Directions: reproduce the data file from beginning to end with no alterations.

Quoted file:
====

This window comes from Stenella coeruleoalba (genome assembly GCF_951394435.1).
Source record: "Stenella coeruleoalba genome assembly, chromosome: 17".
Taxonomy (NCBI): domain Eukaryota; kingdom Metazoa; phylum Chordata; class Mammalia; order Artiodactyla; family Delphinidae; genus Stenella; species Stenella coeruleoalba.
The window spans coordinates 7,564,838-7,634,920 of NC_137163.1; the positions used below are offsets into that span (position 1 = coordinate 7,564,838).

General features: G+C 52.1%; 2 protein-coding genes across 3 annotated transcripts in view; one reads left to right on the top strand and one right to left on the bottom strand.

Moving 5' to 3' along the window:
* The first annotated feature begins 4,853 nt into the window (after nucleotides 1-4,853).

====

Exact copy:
This window comes from Stenella coeruleoalba (genome assembly GCF_951394435.1).
Source record: "Stenella coeruleoalba genome assembly, chromosome: 17".
Taxonomy (NCBI): domain Eukaryota; kingdom Metazoa; phylum Chordata; class Mammalia; order Artiodactyla; family Delphinidae; genus Stenella; species Stenella coeruleoalba.
The window spans coordinates 7,564,838-7,634,920 of NC_137163.1; the positions used below are offsets into that span (position 1 = coordinate 7,564,838).

General features: G+C 52.1%; 2 protein-coding genes across 3 annotated transcripts in view; one reads left to right on the top strand and one right to left on the bottom strand.

Moving 5' to 3' along the window:
* The first annotated feature begins 4,853 nt into the window (after nucleotides 1-4,853).